A CNC AFO is well on his way to training his dog to become a fully qualified mountain search and rescue dog
Hamish, a one year old Belgian Shepherd, belongs to PC Glenn Bennett. Glenn is based at Dounreay and joined the CNC in April 2013, after a 30 year career in the army, where he served in the Falkland Islands, Bosnia, Kosovo, Cambodia, Iraq and Afghanistan. It was while serving in the army that Glenn developed a love for the hills and he qualified as a Joint Service Mountain Expedition Leader and Rock Climbing Instructor.
When Glenn left the army in 2010, he was working in Yorkshire when he heard of the CNC and applied, becoming an AFO in April 2013. Dounreay was his first choice of location as it meant he would be based in the Scottish highlands with plenty of mountains to climb.
Once settled in his new job and home, Glenn began volunteering for Scottish Mountain Rescue as he wanted to help fellow climbers and walkers who may be in difficulties in mountainous environments, utilising his mountaineering and dog handling skills to their full. He also joined the Assynt Mountain Rescue Team (AMRT) and, after completing a two year period with the team, successfully applied to and joined the Search and Rescue Dog Association (SARDA) Scotland.
As part of his volunteering, PC Bennett and Hamish attend monthly training sessions with AMRT and SARDA, which cover mountain first aid, navigation, off road driving, helicopter drills, and rope work for the lowering of stretchers on steep ground. Hamish’s training involves completing gradually harder searches for people on the mountainside, currently completing blind searches of an area 200 metres square where a person is hidden from view. He can pick up the scent of the person from about 150 metres away and will then run to the body, where he barks until Glenn arrives and gives him his ball as a reward.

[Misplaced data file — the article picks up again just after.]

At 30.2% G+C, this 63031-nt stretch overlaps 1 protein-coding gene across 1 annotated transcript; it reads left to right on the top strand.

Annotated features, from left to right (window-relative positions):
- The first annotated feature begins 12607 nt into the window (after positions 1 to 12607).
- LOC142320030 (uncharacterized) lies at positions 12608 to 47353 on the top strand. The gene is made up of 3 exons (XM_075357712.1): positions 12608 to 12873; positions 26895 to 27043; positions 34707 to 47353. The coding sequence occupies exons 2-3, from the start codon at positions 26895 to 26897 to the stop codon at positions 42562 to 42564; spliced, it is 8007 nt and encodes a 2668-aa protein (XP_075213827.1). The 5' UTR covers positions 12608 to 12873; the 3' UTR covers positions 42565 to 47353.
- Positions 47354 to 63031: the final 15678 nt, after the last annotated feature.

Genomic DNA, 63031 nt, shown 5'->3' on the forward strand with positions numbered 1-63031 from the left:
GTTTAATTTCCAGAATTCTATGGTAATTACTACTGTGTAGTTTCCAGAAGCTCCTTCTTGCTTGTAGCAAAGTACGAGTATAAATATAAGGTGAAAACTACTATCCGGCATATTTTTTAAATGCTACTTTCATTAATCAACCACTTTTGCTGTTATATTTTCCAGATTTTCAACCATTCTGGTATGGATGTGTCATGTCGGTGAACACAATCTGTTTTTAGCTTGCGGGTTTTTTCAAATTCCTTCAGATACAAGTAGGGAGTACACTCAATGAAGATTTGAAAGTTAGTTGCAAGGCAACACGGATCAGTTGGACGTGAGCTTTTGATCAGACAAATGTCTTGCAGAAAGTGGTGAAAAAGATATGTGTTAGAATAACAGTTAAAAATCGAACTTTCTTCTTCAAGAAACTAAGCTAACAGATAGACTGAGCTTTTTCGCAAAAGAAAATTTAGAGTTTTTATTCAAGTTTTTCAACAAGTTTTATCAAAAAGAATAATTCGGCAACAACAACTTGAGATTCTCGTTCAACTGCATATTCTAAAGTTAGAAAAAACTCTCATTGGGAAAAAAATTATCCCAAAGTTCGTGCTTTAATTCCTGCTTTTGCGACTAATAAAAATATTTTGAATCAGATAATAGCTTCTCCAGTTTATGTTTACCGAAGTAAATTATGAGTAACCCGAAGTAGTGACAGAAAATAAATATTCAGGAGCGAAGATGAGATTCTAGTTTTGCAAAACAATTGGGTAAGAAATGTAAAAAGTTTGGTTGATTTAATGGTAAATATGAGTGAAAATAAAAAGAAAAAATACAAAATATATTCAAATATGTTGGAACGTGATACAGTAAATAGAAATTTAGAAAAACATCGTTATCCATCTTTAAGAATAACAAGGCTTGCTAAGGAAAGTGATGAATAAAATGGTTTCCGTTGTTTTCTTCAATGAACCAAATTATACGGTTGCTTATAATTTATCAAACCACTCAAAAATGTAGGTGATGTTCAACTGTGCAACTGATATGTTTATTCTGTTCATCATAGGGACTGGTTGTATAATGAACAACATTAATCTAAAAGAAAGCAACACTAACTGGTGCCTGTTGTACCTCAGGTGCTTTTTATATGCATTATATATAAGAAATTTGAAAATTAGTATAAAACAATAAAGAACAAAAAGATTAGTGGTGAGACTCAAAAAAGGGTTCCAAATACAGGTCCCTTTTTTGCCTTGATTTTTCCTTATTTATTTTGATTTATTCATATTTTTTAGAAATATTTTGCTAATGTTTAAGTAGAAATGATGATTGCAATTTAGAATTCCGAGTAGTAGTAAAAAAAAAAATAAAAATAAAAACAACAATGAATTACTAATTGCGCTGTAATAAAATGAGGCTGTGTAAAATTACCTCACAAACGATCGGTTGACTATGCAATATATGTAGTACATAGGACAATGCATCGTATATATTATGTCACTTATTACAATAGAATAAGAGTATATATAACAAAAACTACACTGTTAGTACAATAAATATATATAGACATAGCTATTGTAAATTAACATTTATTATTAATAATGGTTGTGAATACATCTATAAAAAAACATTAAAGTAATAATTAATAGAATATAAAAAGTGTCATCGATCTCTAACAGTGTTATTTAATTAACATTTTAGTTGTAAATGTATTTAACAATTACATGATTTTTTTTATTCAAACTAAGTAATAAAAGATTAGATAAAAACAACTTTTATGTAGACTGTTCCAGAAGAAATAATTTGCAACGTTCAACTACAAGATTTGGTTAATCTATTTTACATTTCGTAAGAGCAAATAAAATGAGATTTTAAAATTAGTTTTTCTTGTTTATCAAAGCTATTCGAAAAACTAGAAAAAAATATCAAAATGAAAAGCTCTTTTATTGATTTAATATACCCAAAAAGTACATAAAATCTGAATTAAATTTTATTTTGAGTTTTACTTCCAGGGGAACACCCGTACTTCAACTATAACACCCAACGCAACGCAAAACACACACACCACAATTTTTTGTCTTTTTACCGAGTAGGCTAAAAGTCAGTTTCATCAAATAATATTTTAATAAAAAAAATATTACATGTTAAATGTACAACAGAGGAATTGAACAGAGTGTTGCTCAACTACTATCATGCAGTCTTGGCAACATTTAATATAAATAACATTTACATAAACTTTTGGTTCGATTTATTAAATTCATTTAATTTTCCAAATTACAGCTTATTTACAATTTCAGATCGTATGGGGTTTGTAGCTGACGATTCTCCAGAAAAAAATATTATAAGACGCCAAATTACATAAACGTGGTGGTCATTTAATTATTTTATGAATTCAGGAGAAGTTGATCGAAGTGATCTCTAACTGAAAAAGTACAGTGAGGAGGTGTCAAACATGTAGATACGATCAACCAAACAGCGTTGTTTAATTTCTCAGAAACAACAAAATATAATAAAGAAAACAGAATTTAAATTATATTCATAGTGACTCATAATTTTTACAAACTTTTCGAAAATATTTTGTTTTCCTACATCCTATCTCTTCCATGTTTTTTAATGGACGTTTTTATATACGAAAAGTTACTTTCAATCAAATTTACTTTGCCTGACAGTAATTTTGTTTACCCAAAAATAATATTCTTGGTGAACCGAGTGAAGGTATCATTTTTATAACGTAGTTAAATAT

PC Bennett said: “I chose Hamish, or Hammy as I call him, when he was only three weeks old and collected him seven weeks later. It was obviously far too early to assess his suitability as a search dog, but I was not wrong in my choice and Hamish has proven himself to be an excellent companion and search dog.
“He only began his training in April 2016 but is well on his way to becoming a ‘novice search dog’, before he becomes a fully qualified search dog in March 2018. As an AFO, I work shifts in a physically and mentally demanding role and being on call 24/7 for rescues in my local area takes a great deal of commitment but it is worth it to know that Hamish and I are ready to help with any searches needed to find people in difficulty in the mountains.”
The AMRT covers all of Sutherland and Caithness and SARDA Scotland covers the whole of northern Scotland, effectively everything north of the central belt of Edinburgh and Glasgow. To find out more about their work, visit the AMRT website and the SARDA website
Source: Gov.uk (Contains public sector information licensed under the Open Government Licence v3.0.)